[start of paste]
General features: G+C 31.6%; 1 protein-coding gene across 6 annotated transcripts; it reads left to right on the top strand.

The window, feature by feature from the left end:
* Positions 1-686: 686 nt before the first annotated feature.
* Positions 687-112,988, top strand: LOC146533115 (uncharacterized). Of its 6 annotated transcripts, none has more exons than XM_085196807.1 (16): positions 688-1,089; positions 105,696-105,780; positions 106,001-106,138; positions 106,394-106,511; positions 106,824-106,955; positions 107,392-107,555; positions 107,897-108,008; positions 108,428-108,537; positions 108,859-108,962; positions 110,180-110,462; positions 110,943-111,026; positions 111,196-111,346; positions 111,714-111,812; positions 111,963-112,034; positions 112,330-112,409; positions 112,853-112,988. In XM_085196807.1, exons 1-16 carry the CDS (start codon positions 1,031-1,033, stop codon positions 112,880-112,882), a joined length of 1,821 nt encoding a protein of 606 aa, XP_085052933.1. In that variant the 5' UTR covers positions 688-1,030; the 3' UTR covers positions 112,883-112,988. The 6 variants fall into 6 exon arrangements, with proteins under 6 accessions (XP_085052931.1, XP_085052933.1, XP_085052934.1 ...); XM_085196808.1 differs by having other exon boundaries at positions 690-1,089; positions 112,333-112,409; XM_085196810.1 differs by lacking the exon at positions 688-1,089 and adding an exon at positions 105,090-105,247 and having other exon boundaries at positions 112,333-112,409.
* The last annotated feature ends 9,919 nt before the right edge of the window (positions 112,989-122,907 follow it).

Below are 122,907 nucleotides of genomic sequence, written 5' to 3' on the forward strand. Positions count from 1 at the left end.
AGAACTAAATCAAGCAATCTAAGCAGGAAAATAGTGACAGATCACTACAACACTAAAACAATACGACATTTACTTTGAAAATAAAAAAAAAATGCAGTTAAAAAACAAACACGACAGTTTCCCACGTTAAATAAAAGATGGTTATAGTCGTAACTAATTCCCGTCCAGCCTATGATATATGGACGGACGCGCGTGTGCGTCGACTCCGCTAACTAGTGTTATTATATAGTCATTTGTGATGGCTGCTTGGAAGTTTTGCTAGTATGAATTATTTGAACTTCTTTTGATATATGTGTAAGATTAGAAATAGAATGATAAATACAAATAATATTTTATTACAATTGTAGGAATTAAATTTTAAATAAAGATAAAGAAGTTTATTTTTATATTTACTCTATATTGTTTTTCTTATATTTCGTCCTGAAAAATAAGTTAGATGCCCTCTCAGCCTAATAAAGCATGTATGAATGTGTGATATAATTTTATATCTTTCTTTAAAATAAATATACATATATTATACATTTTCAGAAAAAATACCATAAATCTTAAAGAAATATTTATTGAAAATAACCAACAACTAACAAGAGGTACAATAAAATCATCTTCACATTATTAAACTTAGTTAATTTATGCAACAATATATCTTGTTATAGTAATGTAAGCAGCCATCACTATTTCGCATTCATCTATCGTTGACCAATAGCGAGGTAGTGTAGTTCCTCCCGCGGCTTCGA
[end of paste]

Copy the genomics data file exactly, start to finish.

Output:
General features: G+C 31.6%; 1 protein-coding gene across 6 annotated transcripts; it reads left to right on the top strand.

The window, feature by feature from the left end:
* Positions 1-686: 686 nt before the first annotated feature.
* Positions 687-112,988, top strand: LOC146533115 (uncharacterized). Of its 6 annotated transcripts, none has more exons than XM_085196807.1 (16): positions 688-1,089; positions 105,696-105,780; positions 106,001-106,138; positions 106,394-106,511; positions 106,824-106,955; positions 107,392-107,555; positions 107,897-108,008; positions 108,428-108,537; positions 108,859-108,962; positions 110,180-110,462; positions 110,943-111,026; positions 111,196-111,346; positions 111,714-111,812; positions 111,963-112,034; positions 112,330-112,409; positions 112,853-112,988. In XM_085196807.1, exons 1-16 carry the CDS (start codon positions 1,031-1,033, stop codon positions 112,880-112,882), a joined length of 1,821 nt encoding a protein of 606 aa, XP_085052933.1. In that variant the 5' UTR covers positions 688-1,030; the 3' UTR covers positions 112,883-112,988. The 6 variants fall into 6 exon arrangements, with proteins under 6 accessions (XP_085052931.1, XP_085052933.1, XP_085052934.1 ...); XM_085196808.1 differs by having other exon boundaries at positions 690-1,089; positions 112,333-112,409; XM_085196810.1 differs by lacking the exon at positions 688-1,089 and adding an exon at positions 105,090-105,247 and having other exon boundaries at positions 112,333-112,409.
* The last annotated feature ends 9,919 nt before the right edge of the window (positions 112,989-122,907 follow it).

Below are 122,907 nucleotides of genomic sequence, written 5' to 3' on the forward strand. Positions count from 1 at the left end.
AGAACTAAATCAAGCAATCTAAGCAGGAAAATAGTGACAGATCACTACAACACTAAAACAATACGACATTTACTTTGAAAATAAAAAAAAAATGCAGTTAAAAAACAAACACGACAGTTTCCCACGTTAAATAAAAGATGGTTATAGTCGTAACTAATTCCCGTCCAGCCTATGATATATGGACGGACGCGCGTGTGCGTCGACTCCGCTAACTAGTGTTATTATATAGTCATTTGTGATGGCTGCTTGGAAGTTTTGCTAGTATGAATTATTTGAACTTCTTTTGATATATGTGTAAGATTAGAAATAGAATGATAAATACAAATAATATTTTATTACAATTGTAGGAATTAAATTTTAAATAAAGATAAAGAAGTTTATTTTTATATTTACTCTATATTGTTTTTCTTATATTTCGTCCTGAAAAATAAGTTAGATGCCCTCTCAGCCTAATAAAGCATGTATGAATGTGTGATATAATTTTATATCTTTCTTTAAAATAAATATACATATATTATACATTTTCAGAAAAAATACCATAAATCTTAAAGAAATATTTATTGAAAATAACCAACAACTAACAAGAGGTACAATAAAATCATCTTCACATTATTAAACTTAGTTAATTTATGCAACAATATATCTTGTTATAGTAATGTAAGCAGCCATCACTATTTCGCATTCATCTATCGTTGACCAATAGCGAGGTAGTGTAGTTCCTCCCGCGGCTTCGA